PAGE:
The Exceeding Unimportance Between Fact And Fiction

1027 words - 4 pages

The common man is oft underrepresented in historical literature. This is surprising considering the history of the world is constructed by the lives and tribulations of the common man. However, one genre of historical literature highlights the ordinary person, testimonial literature. One way to examine testimonial literature is as a celebration of the "true" story told firsthand as in Biography of a Runaway Slave. Another, more cynical view, is to analyze testimonial literature as a fabrication and distortion of the real truth, the truth recorded in textbooks. Therefore, it is necessary to consider both of these tenets and, in the process, discover a middle ground that serves to partially substantiate and partially criticize this piece of testimonial literature. The question at hand is whether or not the reliance on memory authenticates or discredits the narrative. The answer is none of the above. The memories in Biography of a Runaway Slave buttress both of these arguments in that it somewhat validates the account and somewhat brings into question the account. Through an examination of Montejo's religious beliefs and stereotypes, and his lifestyle, one will gain a better understanding of the balance between fact and fiction.

Upon reading the book, the reader is presented with a variety of stereotypes and unusual religious beliefs which sometimes raise doubt of the validity of the narrative. For example, when Montejo examines the various cultures and ethnicities he encountered during his life, he makes dangerous generalizations. When he comments on the various fiestas that were held, he looks down upon the Chinese for not participating. Later on, he notes that the blacks never committed suicide, but the Chinese did.1 This type of generalizing is also used on the priests and the Filipinos. When this type of discrimination is presented, it calls into question the validity of other parts of the book. It could lead the reader to wonder what else Montejo is exaggerating about. Could Montejo's description of the awful treatment and conditions be less severe then described?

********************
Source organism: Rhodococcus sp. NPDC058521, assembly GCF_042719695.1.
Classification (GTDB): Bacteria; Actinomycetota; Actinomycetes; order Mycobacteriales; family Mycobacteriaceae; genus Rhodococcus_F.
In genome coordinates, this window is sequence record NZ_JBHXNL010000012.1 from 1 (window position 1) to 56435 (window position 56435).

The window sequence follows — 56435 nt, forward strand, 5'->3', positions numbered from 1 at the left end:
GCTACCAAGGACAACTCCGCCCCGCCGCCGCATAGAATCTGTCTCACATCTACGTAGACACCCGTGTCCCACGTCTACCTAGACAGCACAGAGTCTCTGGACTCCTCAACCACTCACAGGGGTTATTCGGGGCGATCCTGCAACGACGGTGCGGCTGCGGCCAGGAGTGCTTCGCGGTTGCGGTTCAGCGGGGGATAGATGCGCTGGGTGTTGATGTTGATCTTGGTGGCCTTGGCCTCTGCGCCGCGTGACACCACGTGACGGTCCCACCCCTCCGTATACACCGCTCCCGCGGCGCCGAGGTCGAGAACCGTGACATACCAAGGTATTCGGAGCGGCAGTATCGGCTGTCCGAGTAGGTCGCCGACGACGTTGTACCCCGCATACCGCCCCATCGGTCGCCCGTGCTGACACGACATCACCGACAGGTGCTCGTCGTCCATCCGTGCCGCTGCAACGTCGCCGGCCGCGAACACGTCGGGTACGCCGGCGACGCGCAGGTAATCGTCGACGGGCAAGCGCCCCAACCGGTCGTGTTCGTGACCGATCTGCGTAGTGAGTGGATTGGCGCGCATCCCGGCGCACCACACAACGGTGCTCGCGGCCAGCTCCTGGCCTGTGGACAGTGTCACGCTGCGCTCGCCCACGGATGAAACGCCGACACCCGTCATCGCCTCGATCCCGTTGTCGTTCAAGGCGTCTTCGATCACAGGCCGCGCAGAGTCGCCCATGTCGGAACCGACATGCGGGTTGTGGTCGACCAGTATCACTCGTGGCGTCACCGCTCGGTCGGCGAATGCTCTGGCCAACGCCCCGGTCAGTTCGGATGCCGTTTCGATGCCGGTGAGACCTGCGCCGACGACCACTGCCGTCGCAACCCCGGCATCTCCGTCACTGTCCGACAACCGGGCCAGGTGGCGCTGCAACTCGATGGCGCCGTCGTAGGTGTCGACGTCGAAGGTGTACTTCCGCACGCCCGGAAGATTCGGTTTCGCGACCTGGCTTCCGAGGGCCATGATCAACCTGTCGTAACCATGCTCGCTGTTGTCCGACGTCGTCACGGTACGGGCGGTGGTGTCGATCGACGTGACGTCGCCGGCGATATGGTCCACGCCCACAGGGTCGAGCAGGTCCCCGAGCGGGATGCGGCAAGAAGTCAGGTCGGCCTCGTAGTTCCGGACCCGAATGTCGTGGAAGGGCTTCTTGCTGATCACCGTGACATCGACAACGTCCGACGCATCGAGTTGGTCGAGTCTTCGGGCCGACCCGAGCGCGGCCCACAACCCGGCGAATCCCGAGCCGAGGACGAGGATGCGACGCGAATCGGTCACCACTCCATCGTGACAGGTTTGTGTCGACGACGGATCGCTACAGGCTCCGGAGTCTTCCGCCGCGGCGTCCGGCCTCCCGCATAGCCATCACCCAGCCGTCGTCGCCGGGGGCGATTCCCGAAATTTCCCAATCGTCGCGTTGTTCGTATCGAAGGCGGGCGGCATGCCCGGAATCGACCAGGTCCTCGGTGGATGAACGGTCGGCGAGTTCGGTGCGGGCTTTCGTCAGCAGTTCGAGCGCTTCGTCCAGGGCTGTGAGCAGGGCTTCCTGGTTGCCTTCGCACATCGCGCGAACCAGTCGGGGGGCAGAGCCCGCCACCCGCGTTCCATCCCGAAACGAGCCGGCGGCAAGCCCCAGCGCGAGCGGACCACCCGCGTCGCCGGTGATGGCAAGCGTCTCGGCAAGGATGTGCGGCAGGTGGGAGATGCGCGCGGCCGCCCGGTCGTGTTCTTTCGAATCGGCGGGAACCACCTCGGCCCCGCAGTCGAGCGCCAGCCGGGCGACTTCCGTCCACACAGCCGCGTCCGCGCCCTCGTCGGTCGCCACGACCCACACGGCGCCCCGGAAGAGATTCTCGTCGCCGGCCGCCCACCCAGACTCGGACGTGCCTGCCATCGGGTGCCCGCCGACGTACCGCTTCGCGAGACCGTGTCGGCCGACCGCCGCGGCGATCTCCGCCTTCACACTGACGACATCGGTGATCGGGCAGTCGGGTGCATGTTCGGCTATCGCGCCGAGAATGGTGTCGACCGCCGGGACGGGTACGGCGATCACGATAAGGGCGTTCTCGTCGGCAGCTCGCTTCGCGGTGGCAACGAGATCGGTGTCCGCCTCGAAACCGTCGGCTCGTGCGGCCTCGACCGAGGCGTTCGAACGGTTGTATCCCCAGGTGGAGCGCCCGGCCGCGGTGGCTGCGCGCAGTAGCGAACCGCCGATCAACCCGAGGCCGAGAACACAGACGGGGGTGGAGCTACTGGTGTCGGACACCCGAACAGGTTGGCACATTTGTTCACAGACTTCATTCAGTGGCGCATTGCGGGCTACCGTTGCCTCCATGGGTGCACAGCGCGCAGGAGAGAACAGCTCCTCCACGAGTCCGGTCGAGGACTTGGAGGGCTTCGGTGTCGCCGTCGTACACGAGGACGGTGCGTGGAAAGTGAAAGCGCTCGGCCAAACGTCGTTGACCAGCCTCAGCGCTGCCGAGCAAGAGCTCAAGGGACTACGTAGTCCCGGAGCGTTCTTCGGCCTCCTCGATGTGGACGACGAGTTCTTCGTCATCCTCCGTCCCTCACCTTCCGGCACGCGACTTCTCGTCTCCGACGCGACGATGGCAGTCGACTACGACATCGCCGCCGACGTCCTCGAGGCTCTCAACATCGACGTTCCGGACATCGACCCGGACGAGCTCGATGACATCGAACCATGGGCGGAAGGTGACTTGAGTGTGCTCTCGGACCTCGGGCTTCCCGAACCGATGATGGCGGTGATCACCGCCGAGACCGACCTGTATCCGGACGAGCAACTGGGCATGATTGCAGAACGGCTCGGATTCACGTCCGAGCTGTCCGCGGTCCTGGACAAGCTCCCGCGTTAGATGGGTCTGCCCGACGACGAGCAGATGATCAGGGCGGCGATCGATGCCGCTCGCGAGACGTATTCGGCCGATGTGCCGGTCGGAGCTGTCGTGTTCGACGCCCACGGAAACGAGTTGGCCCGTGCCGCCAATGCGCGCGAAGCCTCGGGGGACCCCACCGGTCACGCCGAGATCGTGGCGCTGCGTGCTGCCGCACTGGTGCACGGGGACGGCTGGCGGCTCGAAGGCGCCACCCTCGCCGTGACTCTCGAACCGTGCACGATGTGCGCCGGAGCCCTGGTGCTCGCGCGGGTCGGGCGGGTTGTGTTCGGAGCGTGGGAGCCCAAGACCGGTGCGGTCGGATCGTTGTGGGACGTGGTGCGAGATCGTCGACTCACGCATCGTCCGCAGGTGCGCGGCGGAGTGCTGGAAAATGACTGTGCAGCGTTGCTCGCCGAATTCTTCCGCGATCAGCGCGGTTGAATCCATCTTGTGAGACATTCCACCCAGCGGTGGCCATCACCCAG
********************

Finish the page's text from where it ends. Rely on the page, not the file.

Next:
Along the same lines, there are many instances in the story where Montejo recalls extraordinary phenomena occurring due to witchcraft. During one part of the book, Montejo describes watching men capture a witch with sesame seed and mustard because everyone knows, "While there's a single sesame seed on the ground, witches can't move."2 Other fantastic occurrences are described which bring one to question the competency of the narrator in telling the story. If this man believes that witches fly from island to island, what other ridiculous things does he believe? What other tales has he told us that may not have happened as he said? However, this intense belief could also serve to validate his claims. Would a man so deeply convinced that spirits and other entities govern life dare to lie about events in his...

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